From 1976-1977, Fernando Botero dedicated himself exclusively to sculpture. During this concentrated period of activity, Botero produced some of his most compelling three dimensional works, including Pedro on a Horse. With its rounded forms, devoid of straight lines and harsh angles, imposing size and playful use of color, Pedro on a Horse is emblematic of the Colombian artist's oeuvre. Like the many hulking beauties in Botero's canvases, little Pedro appears much too big for his hobby horse. The white toy horse balances the weight of the over life size child on its small red wheels. The expressionless young boy sits atop his blank-faced steed playing soldier as he holds the red leather reigns in one hand while brandishing his sword in the other.
Botero first explored this subject three years earlier in the painting Pedro. In the earlier image, robust Pedrito, wearing a policeman's uniform, rides a piebald hobby horse inside the child's playroom surrounded by his dollhouse and toys. In the sculpture, Botero eliminates many of the details found in the painting thereby drawing attention to the boy. Pedro's carefully rendered cherubic face contrasts with his minimally modeled body and that of his mount. The boy's brilliant red lips match the brim of his hat, the reins in his hand and the wheels of his horse while his rosy cheeks correspond with his plump hands and his horse's muzzle, underscoring the unity between rider and steed. Celebrated for his vibrant palette found even in his sculptures, Botero here employs a sparing use of color. These restrained accents of color enliven but do not overwhelm this surprisingly somber work. In addition, Pedro's eyes, although they express no emotion, as is typical of Botero's work, serve to humanize this otherwise distant figure.
While Botero insists that his figures represent types rather than specific individuals, Pedro on a Horse does in fact refer to a particular child. (1) In 1974, Botero and his four-year old son Pedro were in a tragic car accident in Spain. Although Botero survived, enduring severe injuries, his son was killed. The loss of his son left an indelible mark not only on Botero the father but on Botero the artist as well as the image of the young boy appears in numerous paintings and sculptures after this event. What should be a lighthearted subject, a boy at play, is thus imbued with greater significance.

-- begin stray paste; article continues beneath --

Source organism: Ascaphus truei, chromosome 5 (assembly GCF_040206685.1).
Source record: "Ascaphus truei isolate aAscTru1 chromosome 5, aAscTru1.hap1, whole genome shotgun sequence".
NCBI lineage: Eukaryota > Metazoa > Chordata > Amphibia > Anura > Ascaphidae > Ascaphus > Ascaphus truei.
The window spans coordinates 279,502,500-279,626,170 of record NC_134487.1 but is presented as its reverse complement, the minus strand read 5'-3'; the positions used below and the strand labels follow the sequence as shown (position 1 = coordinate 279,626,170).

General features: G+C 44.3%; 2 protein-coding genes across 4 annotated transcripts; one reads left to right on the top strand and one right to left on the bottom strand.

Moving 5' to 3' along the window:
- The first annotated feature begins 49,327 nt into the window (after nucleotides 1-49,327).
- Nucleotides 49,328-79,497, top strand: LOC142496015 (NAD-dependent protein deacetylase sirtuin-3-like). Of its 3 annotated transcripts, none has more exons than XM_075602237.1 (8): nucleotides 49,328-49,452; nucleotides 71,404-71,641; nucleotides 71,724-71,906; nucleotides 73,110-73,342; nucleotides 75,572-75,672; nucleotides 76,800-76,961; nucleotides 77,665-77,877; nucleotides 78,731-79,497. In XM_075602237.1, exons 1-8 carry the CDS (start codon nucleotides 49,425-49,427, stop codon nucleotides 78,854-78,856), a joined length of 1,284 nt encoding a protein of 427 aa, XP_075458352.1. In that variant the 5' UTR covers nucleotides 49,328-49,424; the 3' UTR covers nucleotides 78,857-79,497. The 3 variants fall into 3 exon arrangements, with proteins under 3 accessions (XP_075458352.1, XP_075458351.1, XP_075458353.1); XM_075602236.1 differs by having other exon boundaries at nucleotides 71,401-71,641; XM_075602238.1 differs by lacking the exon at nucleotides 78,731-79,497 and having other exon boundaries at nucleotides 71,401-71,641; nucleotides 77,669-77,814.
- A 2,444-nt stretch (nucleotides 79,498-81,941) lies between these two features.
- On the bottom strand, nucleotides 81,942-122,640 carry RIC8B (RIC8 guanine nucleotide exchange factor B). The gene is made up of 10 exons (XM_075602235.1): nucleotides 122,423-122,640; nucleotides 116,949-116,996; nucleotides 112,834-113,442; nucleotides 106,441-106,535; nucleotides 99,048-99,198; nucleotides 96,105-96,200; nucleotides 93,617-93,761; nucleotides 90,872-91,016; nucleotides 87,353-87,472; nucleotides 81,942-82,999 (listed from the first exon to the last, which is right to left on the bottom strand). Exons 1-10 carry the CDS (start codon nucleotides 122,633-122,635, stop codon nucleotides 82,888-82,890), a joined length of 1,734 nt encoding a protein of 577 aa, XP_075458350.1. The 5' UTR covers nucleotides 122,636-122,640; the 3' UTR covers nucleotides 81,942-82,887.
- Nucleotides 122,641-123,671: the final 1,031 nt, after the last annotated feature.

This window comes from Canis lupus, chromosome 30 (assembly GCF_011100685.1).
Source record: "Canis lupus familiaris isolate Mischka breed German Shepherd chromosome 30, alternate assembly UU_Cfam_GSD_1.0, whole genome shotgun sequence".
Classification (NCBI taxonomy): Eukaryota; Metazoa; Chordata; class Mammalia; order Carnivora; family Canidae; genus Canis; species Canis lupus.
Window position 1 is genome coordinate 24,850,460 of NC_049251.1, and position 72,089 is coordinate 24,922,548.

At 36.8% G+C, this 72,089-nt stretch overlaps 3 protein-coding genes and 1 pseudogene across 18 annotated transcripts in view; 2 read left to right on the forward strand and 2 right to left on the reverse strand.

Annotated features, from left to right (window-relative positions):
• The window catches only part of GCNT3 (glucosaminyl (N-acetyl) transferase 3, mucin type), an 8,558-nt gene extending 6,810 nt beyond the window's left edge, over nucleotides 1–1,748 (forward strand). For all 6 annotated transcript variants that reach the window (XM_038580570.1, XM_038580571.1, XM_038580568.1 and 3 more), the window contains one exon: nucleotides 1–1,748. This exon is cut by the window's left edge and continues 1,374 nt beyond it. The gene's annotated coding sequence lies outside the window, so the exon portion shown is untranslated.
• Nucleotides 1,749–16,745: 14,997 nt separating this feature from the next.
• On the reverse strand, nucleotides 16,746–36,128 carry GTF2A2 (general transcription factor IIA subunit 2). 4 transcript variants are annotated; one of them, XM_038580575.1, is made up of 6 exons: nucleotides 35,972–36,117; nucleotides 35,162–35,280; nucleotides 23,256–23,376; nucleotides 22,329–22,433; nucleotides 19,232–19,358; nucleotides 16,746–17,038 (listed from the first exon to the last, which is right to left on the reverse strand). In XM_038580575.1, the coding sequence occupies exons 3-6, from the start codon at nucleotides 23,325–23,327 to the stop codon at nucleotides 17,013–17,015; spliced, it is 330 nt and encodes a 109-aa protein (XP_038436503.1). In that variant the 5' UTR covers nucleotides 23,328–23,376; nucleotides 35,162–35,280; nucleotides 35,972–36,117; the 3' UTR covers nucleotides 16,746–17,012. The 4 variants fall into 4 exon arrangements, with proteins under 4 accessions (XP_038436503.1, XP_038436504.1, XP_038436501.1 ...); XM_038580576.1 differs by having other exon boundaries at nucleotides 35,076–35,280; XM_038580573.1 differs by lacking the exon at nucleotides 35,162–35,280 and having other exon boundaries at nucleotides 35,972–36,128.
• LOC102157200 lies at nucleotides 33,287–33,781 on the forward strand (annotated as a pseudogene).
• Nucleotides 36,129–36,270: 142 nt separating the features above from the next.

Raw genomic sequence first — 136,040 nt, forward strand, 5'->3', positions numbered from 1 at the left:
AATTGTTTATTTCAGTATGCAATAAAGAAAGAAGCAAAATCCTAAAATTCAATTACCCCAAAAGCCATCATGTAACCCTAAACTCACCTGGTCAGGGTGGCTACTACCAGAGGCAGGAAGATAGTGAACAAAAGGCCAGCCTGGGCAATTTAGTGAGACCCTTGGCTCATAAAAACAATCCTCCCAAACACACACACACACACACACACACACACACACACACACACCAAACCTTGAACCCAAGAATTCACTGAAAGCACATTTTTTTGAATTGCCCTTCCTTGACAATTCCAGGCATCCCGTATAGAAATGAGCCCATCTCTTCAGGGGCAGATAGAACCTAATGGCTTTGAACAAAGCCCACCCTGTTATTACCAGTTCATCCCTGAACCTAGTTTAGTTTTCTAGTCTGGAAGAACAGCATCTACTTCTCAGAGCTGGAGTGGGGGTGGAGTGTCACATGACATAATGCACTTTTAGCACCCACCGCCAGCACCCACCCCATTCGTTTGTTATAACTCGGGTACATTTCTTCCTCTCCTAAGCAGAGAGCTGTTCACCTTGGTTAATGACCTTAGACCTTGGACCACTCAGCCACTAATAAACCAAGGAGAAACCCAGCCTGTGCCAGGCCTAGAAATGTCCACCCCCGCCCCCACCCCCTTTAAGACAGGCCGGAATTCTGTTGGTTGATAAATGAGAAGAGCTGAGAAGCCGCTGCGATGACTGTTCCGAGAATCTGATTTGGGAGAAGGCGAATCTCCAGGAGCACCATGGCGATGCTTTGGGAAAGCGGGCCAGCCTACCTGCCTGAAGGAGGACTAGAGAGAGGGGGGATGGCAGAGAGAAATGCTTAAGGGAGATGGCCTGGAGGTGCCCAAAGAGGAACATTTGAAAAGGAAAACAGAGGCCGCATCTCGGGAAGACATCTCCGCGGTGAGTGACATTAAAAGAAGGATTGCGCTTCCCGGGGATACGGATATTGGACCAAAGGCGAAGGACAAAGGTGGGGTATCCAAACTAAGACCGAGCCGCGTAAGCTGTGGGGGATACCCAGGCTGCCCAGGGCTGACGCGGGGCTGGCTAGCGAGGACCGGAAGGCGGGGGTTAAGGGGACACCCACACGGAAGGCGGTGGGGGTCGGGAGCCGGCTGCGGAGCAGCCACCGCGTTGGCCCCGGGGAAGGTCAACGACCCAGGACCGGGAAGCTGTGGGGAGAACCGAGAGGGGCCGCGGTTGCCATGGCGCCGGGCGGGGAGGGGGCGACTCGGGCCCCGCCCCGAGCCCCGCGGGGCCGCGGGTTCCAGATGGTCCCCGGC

Pedro on a Horse, however, refers to more than a poignant personal memory. With this work, Botero, a sophisticated artist and worldwide traveler, well versed in the canon of art history, evokes the tradition of memorializing powerful men with equestrian monuments. From Marcus Aurelius on the Capitoline Hill in Rome to Charles IV in Mexico City to Venezuela's great Latin American liberator Simon Bolívar, military and political leaders throughout history have been placed on pedestals and immortalized in bronze and stone. Like so many of the representations of these men, Botero depicts Pedro stoically charging forth with sword held high; thus transforming his son into the childlike equivalent of a Napoleon or Bolívar. What would seem merely an amusing sculpture, is instead a memorial of the highest honor.
Moreover, Pedro on a Horse also subtly recalls the work of the French painter and sculptor Edgar Degas. Credited as one of the first artists to experiment with innovative materials in sculpture, Degas often included real hair, cloth and wire in his many wax depictions of horses and dancers. Given Botero's dedication to studying the work of a wide variety of artists, including that of the French Impressionists, it is not unlikely that he was familiar with Degas's unusual sculptural practice. Degas seems all the more plausible source of inspiration when considering that Botero was working in his Paris studio at the time he produced Pedro on a Horse. Botero's inclusion of non-traditional materials, such as the leather strap and in particular the synthetic hair used for the mane and tail of the horse, is perhaps an affirmation of the French master's influence. Pedro on a Horse thus exemplifies Botero's ability to weave complex layers of meaning into a tender and enchanting image.
1) E.J. Sullivan, Botero: Sculpture, New York, 1986, p. 55.
2) Ibid, p. 78.